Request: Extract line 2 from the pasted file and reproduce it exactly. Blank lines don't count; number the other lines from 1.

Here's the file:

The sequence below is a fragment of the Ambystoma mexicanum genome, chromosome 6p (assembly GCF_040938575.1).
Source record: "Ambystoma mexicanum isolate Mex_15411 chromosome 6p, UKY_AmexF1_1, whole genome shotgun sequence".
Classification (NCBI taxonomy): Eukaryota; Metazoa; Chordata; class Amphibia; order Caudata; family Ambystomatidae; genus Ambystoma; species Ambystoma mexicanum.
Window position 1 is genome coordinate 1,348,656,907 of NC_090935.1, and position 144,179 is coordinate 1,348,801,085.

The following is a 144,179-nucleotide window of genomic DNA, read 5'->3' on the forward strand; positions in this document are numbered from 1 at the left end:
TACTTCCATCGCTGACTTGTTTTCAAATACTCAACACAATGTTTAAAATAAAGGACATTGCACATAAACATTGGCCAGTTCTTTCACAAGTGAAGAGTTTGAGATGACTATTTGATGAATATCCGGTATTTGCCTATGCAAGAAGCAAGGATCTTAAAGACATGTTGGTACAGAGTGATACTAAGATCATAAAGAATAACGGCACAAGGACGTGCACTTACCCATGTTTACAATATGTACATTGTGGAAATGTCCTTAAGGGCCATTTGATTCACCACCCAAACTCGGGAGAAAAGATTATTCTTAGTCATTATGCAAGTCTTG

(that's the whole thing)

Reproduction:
Source record: "Ambystoma mexicanum isolate Mex_15411 chromosome 6p, UKY_AmexF1_1, whole genome shotgun sequence".